Acorns also gives you access to stock investments without having to buy full shares. This allows you the opportunity to increase your money’s worth at a much faster rate than a savings account. The app lets you control the types of investments you make, so you can decide how much you’re willing to risk in return for greater rewards potential.
- Great educational content
- Automatic investment saving
- Easy to use and start investing
- Expensive costs per ETF transfer
- Limited portfolio options
- Management fees
8. Digit – Best for Saving
Digit is an automatic budget app that helps track your purchases and finds ways to help you save. Digit syncs with your checking account and makes automatic transfers to your savings account based on the money you won’t miss, allowing you to automatically save without needing to constantly check on your budgets.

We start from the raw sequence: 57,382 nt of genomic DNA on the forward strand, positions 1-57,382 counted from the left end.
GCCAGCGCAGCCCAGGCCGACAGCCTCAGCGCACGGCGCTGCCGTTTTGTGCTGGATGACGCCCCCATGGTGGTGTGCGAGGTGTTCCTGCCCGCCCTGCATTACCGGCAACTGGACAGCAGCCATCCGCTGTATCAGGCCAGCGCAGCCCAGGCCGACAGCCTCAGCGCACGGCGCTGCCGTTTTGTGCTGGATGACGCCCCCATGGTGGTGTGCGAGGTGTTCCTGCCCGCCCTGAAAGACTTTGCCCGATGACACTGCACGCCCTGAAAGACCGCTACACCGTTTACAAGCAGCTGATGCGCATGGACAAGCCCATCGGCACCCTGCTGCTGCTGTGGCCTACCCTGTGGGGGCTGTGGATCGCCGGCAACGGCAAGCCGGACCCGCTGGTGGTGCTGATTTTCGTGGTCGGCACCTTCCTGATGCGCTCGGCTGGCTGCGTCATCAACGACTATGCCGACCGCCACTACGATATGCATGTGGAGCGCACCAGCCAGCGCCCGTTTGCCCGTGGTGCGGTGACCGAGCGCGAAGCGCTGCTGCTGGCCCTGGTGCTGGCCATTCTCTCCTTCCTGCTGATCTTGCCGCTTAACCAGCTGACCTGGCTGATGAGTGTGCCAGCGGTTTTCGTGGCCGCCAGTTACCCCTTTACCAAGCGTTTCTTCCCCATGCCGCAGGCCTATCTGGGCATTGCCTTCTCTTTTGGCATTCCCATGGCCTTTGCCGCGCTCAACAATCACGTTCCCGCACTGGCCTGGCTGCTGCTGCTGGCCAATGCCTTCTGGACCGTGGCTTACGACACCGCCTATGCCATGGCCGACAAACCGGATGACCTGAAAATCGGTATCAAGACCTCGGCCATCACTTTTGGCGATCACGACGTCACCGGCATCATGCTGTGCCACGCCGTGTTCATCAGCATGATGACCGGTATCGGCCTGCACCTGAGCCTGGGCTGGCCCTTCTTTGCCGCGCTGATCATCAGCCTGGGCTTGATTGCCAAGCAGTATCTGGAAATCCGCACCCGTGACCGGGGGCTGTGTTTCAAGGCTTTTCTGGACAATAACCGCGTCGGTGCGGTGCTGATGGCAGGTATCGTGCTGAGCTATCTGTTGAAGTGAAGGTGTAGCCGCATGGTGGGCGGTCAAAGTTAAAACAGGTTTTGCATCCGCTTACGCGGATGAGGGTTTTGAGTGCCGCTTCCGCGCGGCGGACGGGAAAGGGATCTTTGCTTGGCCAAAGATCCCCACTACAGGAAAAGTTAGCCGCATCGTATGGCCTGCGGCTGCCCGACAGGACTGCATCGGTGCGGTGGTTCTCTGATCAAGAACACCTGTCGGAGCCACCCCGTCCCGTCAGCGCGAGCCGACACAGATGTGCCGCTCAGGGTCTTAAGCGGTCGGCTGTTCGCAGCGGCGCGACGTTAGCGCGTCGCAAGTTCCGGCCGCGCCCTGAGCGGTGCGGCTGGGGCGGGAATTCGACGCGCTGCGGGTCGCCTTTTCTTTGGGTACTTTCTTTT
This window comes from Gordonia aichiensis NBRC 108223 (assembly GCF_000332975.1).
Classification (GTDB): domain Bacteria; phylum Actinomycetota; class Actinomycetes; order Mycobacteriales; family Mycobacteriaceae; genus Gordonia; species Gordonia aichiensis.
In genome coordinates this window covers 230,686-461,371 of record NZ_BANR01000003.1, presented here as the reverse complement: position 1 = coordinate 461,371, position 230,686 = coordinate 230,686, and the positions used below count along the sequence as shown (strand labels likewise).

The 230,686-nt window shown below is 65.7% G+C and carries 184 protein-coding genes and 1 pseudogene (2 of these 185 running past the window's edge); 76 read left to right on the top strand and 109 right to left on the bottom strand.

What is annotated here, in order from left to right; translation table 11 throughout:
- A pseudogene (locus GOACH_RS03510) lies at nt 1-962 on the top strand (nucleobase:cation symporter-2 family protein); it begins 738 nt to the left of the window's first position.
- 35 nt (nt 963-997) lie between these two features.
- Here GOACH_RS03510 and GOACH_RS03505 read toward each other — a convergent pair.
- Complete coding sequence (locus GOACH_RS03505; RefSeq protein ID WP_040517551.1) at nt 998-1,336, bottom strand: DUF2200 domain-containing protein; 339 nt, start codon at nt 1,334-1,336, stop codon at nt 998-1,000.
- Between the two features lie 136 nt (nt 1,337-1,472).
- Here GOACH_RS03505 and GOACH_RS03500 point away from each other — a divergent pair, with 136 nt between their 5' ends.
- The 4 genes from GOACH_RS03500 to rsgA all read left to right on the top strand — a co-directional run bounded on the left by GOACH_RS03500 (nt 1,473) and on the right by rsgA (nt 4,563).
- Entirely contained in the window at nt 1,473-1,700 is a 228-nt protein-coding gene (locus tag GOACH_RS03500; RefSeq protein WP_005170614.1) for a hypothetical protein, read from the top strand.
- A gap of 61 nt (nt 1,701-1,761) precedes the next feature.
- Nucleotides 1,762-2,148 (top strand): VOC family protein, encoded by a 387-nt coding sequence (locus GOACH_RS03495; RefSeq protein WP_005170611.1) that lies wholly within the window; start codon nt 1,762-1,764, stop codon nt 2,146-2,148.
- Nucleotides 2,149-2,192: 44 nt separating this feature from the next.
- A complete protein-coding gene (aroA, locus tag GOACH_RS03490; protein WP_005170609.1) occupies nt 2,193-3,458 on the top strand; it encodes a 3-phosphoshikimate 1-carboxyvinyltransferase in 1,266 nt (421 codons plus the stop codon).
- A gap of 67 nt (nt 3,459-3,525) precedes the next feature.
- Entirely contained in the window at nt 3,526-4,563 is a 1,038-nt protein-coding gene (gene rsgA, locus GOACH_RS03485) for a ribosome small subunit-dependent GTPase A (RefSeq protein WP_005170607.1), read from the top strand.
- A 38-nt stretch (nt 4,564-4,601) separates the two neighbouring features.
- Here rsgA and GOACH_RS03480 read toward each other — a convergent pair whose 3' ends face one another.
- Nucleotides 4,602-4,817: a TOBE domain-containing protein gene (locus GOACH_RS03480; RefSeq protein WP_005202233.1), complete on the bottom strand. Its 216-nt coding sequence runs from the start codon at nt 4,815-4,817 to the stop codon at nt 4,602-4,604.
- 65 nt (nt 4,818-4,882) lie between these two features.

Digit also has built-in goals and deadlines features, letting you customize how much you’re wanting to spend—so you can budget for that trip to the Bahamas. The app also provides overdraft prevention, which will instantly transfer money if you’re about to go under.
- Automatic transfer tools make saving money easier
- Ways to customize saving for different goals like travel and emergencies
- Algorithm helps find you ways to save
- Free 30-day trial
- Potential overdraft not recommended for freelancers or contractors
- Not suitable for budgeters who work on a month-by-month basis
- $5 monthly fee after the free trial
9. Honeydue – Best for Shared Expenses